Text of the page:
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The decision of the Authority follows:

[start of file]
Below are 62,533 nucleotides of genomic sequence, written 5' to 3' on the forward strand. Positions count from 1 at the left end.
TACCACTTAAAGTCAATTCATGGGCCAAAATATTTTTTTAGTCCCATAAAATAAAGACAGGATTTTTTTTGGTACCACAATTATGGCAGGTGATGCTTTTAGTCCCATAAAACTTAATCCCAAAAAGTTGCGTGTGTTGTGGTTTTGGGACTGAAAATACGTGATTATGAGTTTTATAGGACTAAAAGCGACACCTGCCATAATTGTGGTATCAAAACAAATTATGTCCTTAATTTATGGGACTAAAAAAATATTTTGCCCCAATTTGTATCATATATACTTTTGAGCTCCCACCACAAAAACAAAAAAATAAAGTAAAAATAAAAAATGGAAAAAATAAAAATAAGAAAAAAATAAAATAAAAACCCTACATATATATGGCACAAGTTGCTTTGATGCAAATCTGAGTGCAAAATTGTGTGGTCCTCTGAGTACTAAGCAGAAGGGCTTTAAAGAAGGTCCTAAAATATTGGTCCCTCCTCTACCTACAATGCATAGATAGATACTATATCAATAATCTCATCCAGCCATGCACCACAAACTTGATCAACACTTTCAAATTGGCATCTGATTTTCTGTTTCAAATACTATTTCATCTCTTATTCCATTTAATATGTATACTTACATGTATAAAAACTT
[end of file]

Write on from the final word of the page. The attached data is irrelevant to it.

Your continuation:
22 FLRA No. 70 IMMIGRATION AND NATURALIZATION SERVICE Agency and AMERICAN FEDERATION OF GOVERNMENT EMPLOYEES, LOCAL 505 Union Case No. 0-AR-963 DECISION I. STATEMENT OF THE CASE This matter is before the Authority on exceptions to the award of Arbitrator C. Chester Brisco filed by the Agency under section 7122(a) of the Federal Service Labor-Management Relations Statute and part 2425 of the Authority's Rules and Regulations. II. BACKGROUND AND ARBITRATOR'S AWARD The grievant was suspended for 5 days for improper use of a firearm, unsafe use of a service vehicle, and failure to follow service instructions and regulations. A grievance was filed and submitted to arbitration on the issue of whether the suspension was for just and sufficient cause. The Arbitrator determined that the evidence established that the grievant engaged in the misconduct with which he was charged. However, the Arbitrator noted that the Agency had delayed more than eight months from the date of the incident before proposing the grievant's suspension. He concluded that this "extraordinary delay" resulted in a disciplinary action which was arbitrary, capricious, and unreasonable and which did not promote the efficiency of the service. He further noted that agency regulations require that discipline must be timely; that the collective bargaining agreement provides that employees shall be furnished with notices of proposed disciplinary action at the earliest practicable date after the alleged offense has been committed and made known to the Agency; and that 5 U.S.C. Section 7503 directs that the employee is entitled to a written decision and the specific reasons for the discipline at the earliest practicable date. Rejecting the Agency's argument that the delay was excusable, the Arbitrator found that the delay violated law, agency regulation, and the collective bargaining agreement and that therefore the delay constituted harmful error and the discipline was contrary to law. As his award the Arbitrator ruled that the suspension was not for just cause and directed that the grievant be made whole. III. FIRST EXCEPTION A. Contentions In its first exception the Agency contends that the award is contrary to 5 U.S.C. Sections 7503 and 7701(c) and the Back Pay Act, 5 U.S.C. Section 5596. In support of its exception, the Agency essentially argues that the Arbitrator's award is deficient because the delay was not a harmful error within the meaning of section 7701(c) which the Agency maintains should be applied to suspensions of 14 days or less taken under section 7503. B. Analysis and Conclusions In American Federation of Government Employees, Local 1760 and Social Security Administration, Northeastern Program Service Center, 22 FLRA No. 19 (1986), exceptions were filed to an award rescinding a 10-day suspension. The suspension was rescinded because the arbitrator determined that the activity violated a requirement of the collective bargaining agreement by failing to place all records relied on for the suspension in a particular personnel file. In one of its exceptions, the agency contended that the award was deficient because the arbitrator failed to find that the violation of the agreement constituted harmful error. In denying this exception, the Authority explained the proper application of the harmful error rule of section 7701(c) as it pertains to the arbitration of disciplinary actions. The Authority explained that the rule applies in accordance with section 7121(e)(2) of the Statute only to the more serious adverse actions enumerated in 5 U.S.C. Section 7512 /*/ that are taken under section 7513; the rule does not apply to suspensions for 14 days or less taken under section 7503. In Northeastern Program Service Center the Authority therefore concluded that the arbitrator was not required by law to find that the violation of the parties' agreement constituted harmful error and that his failure to do so provided no basis for finding the award contrary to law. Consistent with Northeastern Program Service Center, we conclude in this case that the Arbitrator was not required by law to find that the unwarranted delay in proposing disciplinary action constituted harmful error within the meaning of section 7701(c). Accordingly, the Agency's allegation that the Arbitrator failed to properly make such a finding provides no basis for finding the award contrary to law as alleged by the Agency. IV. SECOND EXCEPTION A. Contentions In its second and final exception the Agency contends that the award is contrary to management's right in accordance with section 7106(a)(2)(A) of the Statute to take disciplinary action. In support of this exception, the Agency cites the Authority's decision in National Federation of Federal Employees, Local 615 and National Park Service, Sequoia and Kings Canyon National Parks, U.S. Department of the Interior, 17 FLRA 318 (1985), petition for review filed sub nom. NFFE Local 615 v. FLRA, No. 85-1299 (D.C. Cir. May 15, 1985), and argues that the arbitrator's setting aside of the grievant's suspension merely because of the lapse of time between the act of misconduct and the imposition of the suspension violates section 7106(a)(2)(A). B. Analysis and Conclusions The Authority concludes that the Agency's reliance on Sequoia and Kings Canyon National Parks is misplaced. In that case, as correctly noted by the Agency, provision 2 essentially provided that investigations of incidents for which disciplinary action may be taken will normally be initiated within 60 days after the incident. The Authority characterized the provision as establishing a contractual "statute of limitations" on the agency's ability to investigate such incidents. 17 FLRA at 321. Recognizing that in many situations investigations are the essential first step to disciplinary action, the Authority concluded that preventing the initiation of an investigation would in certain circumstances prevent the agency from acting at all with respect to the right to take disciplinary action. In this case, the Agency was in no manner prevented by a statute of limitations provision from investigating the alleged incident of misconduct and from acting to propose and suspend the grievant for 5 days. Instead, as stated by the Arbitrator, this case involves review of final disciplinary action to determine whether the Agency's eight-month delay in imposing discipline resulted in an action which was arbitrary, capricious, and unreasonable and which did not promote the efficiency of the service. As noted, the Arbitrator determined that the suspension of the grievant had resulted in such an unwarranted disciplinary action and on that basis ruled that the suspension was not for just and sufficient cause. We conclude that such an award is not precluded by the decision in Sequoia and Kings Canyon National Parks and that therefore the Agency's argument provides no basis for finding the award deficient. V. DECISION For these reasons the Agency's exceptions are denied. Issued, Washington, D.C., July 17, 1986. /s/ Jerry L. Calhoun, Chairman /s/ Henry B. Frazier III, Member FEDERAL LABOR RELATIONS AUTHORITY --------------- FOOTNOTES$ --------------- /*/ Section 7512 applies to a removal, a suspension for more than 14 days, a reduction-in-grade, a reduction-in-pay, and a furlough of 30 days or less.